Copyright John T. Reed 2015

    ECB now doing more QE

    Several developments in the flirting-with-hyperinflation fad going around the world lately. The Euro Central Bank says they will “buy” 50 billion euros a month worth of Euro Zone federal government bonds. It’s called “Quantitative Easing.” That’s a euphemism used by lying politicians and central bankers to spin what they are doing as something other than violating the most basic prinicples of central banking (laid down by Walter Bagehot in his 1873 book Lombard Street) and daring hyperinflation to occur by running the “printing presses” lik eth Germans did in the early 1920s..

    That means they will “print” euros. The charter of the Euro Zone prohibits the ECB from ever buying federal government bonds of euro countries, but, hey, this is Europe where rules are really just guidelines. This increasing the money supply faster than required to match economic growth deliberately makes the currency worth less to try to stimulate exports and incoming tourism raises the risk of high inflation in the euro.

    Et tu, Canada?

    Canada, yes, Canada, one of my recommended currencies, also did a similar thing. They cut interest rates yesterday. That makes the currency less attractive to own thereby weakening it which risks higher inflation. Here is recent Canadian inflation. They say they did this because they rely on exports of petroleum products and oil prices have fallen. Whatever, it means they are trying to stimulate exports by making the CAD worth less—about the same as Japan and the ECB are doing and what the Fed was doing until recently.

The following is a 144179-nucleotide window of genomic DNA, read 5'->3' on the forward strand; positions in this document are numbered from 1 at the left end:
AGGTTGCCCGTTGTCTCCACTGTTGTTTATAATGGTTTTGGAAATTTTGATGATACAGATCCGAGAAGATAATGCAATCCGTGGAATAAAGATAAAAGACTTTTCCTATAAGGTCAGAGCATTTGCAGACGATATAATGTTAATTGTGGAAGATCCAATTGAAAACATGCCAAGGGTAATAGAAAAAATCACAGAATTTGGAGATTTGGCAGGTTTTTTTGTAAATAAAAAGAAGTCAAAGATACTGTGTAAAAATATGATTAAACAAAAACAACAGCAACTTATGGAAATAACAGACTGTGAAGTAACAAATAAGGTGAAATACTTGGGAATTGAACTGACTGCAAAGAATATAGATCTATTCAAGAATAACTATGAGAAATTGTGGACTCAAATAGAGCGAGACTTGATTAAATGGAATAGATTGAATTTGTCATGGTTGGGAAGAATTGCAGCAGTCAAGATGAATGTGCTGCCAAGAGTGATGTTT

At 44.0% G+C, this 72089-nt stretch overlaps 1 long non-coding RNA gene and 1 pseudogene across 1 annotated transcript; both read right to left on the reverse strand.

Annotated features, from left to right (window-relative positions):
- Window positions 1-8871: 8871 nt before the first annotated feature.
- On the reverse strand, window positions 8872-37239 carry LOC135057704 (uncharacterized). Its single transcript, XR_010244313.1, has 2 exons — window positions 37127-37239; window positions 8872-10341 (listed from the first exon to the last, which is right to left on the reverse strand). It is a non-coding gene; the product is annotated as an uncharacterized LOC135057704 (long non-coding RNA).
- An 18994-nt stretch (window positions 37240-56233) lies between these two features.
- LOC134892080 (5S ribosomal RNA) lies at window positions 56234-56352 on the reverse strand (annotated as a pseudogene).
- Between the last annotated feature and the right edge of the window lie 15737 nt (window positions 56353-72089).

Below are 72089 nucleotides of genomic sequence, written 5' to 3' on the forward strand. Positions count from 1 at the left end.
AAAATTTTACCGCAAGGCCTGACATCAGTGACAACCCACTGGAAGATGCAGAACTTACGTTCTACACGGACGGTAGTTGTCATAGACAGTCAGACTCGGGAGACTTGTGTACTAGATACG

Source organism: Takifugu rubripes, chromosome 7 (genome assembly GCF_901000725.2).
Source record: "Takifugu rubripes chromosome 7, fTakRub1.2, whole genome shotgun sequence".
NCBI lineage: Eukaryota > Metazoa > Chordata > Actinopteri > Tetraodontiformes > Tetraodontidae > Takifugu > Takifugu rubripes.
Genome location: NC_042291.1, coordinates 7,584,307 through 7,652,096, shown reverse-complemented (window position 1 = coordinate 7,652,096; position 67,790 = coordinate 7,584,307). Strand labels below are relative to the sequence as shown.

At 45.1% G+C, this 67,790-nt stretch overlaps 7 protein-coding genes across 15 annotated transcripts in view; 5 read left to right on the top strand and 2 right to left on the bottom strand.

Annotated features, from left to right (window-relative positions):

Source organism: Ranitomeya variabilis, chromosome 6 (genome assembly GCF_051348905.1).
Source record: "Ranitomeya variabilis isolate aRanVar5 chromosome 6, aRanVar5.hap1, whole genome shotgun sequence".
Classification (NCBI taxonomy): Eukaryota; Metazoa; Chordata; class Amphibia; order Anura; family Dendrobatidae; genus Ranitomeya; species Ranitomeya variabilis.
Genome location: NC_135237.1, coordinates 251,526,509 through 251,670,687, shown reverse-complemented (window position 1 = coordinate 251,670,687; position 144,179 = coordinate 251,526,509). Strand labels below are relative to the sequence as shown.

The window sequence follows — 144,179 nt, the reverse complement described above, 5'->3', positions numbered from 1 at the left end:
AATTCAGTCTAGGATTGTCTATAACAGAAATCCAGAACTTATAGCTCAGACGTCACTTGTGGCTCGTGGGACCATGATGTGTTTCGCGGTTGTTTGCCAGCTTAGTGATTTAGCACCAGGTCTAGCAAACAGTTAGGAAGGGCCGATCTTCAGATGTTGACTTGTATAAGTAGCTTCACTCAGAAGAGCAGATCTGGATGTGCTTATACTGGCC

Am I unhappy about this move? Yep. Am I going to remove my money from Canada as a result? Not yet. I’ll keep an eye on it. We still have to give the CAD bonus points for being a country we can drive to. And they don’t come off the list of recommended currencies unless I become convinced that their hyperinflation will equal or exceed that of the U.S.

    Jawboning in Japan

    The Japanese government is jawboning companies to raise wages. That is a typical precursor of inflation. (page 133 of my book How to Protect Your Life Savings from Hyperinflation & Depression. 2nd edition.

    Unpegging in Denmark

    As expected, DKK is acting like CHF did last week. Including higher negative interest rates on savings. So I am going to Denmark and Sweden this June and thought I might look into opening savings accounts in one or both of those countries, but it now looks like I would more likely end up doing what I did with regard to CHF—buying DKK or SEK in cash in Vancouver and putting it in my BMO safe deposit box.
    I predict DKK will do what CHF did last week—stop their pegging the DKK to the EUR and let the market set the exchange rate between the two, which will cause the DKK to rise in relation to the EUR, but it has probably already been factored into the DKK price because of what Switzerland did last week.
    If the currency in question is deflatingas CHF is—cash in a safe deposit box gains purchasing power. Also, negative interest rates cost more that safe deposit box rental fees. And finally, you have to report foreign financial accounts to the U.S. government on the annual Fincen and Form 8938 forms, but you do NOT have to report foreign cash that you hold.
    Recently, DKK has had slight inflation, not yet deflating.

John T. Reed